In addition, Office 2011 supports online collaboration tools such as Windows Live SkyDrive and Office Web Apps, allowing Mac and Windows users to simultaneously edit documents over the web.

Office for Mac 2011 has a number of limitations compared to Office 2010 for Windows. Two editions are available to the general public. Home & Student provides Word, Excel and PowerPoint, while Home & Business adds Outlook and increased support. Microsoft Messenger 8 is included with both editions, and Microsoft Communicator for Mac 2011, which communicates with Microsoft Lync Server, is available only to volume licensing customers. Office 2011 requires an Intel Mac running Mac OS X 10.5.8 or higher.

Microsoft Office 2010

posted Jul 12, 2011, 10:03 PM by Dushyanthan Devadoss   [ updated Aug 27, 2013, 2:27 PM ]

Microsoft Office 2010 (also called Office 2010 and Office 14) is a productivity suite for Microsoft Windows, and the successor to Microsoft Office 2007. Office 2010 includes extended file format support, user interface updates, and a changed user experience. A 64-bit version of Office 2010 is available, although not for Windows XP or Windows Server 2003.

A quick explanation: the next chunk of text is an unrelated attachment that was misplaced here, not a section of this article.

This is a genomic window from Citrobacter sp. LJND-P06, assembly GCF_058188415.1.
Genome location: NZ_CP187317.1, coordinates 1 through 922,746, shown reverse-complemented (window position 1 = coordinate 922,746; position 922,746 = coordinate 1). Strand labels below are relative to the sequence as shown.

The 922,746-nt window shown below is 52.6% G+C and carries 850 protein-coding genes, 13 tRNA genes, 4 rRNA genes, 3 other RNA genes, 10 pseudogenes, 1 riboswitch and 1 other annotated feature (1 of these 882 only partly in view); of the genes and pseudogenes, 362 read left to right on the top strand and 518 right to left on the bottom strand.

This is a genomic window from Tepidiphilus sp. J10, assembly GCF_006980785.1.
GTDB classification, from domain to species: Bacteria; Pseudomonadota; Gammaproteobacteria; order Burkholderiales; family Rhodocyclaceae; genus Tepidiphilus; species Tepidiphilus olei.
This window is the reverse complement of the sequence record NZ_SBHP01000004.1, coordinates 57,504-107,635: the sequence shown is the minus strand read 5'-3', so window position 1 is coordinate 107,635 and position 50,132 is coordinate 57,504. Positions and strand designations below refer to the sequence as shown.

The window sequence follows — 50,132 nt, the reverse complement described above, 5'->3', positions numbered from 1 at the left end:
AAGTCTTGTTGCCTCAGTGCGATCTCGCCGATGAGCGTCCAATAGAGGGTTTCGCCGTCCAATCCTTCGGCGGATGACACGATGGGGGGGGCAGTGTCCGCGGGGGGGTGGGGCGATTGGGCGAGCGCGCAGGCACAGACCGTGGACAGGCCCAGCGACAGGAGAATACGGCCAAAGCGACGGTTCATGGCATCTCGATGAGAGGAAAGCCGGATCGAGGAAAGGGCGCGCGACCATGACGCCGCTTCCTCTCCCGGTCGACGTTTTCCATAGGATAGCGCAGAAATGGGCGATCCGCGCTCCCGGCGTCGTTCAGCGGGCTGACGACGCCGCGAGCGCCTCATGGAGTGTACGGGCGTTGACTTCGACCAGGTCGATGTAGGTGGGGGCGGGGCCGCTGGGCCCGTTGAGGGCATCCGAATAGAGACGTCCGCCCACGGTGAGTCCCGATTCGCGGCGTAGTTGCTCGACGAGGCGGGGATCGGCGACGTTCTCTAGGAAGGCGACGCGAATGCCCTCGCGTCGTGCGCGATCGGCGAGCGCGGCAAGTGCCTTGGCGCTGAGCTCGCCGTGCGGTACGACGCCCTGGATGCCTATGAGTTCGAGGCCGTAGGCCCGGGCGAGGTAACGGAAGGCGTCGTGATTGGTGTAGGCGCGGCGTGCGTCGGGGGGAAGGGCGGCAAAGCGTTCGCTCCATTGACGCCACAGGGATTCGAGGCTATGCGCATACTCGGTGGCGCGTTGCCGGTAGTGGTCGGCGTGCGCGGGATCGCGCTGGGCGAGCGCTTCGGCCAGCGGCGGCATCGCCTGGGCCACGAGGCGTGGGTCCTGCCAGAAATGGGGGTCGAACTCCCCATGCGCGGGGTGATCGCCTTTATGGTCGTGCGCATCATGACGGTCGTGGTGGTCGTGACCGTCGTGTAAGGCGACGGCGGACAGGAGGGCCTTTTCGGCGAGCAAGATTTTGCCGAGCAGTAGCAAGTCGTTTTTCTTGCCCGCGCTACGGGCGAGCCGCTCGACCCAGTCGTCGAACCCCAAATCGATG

On April 15, 2010, Office 2010 was released to manufacturing. The suite became available for retail and online purchase on June 15, 2010. Office 2010 is the first version to require product activation for volume license editions. 

Office 2010 marks the debut of free online versions of Word, Excel, PowerPoint, and OneNote, which work in the web browsers Internet Explorer, Firefox, Chrome and Safari, but not Opera. Office Starter 2010, a new edition of Office, replaced the low-end home productivity software, Microsoft Works.

Microsoft's update to its mobile productivity suite, Office Mobile 2010, will also be released for Windows Phones running Windows Mobile 6.5 and Windows Phone 7. In Office 2010, every application features the ribbon, including Outlook, OneNote, Publisher, InfoPath, SharePoint Workspace (previously known as Groove), and the new Office Web Apps.

Microsoft Office 2008 for Mac

posted Jul 12, 2011, 9:56 PM by Dushyanthan Devadoss   [ updated Jul 12, 2011, 10:09 PM ]


Microsoft Office 2008 for Mac is a version of the Microsoft Office productivity suite for Mac OS X. It supersedes Office 2004 for Mac and is the Mac OS X equivalent of Office 2007 (with software tools such as the compatibility layer Wine, Windows versions of Office may also run on Apple's various generations of computers and OS X operating system). Office 2008 was developed by Microsoft's Macintosh Business Unit and released on January 15, 2008. Office 2008 was the last version of Office for Mac to support Mac OS X Tiger (10.4.9 or higher) and Macs with a PowerPC processor (G4 or higher) as well as newer Macs with Intel processors. Office 2008 was followed by Microsoft Office for Mac 2011 released on October 26, 2010, requiring a Mac with an Intel processor and the version 10.5 Mac OS X Leopard or 10.6 Mac OS X Snow Leopard of the Apple OS X operating system.

Microsoft Office 2007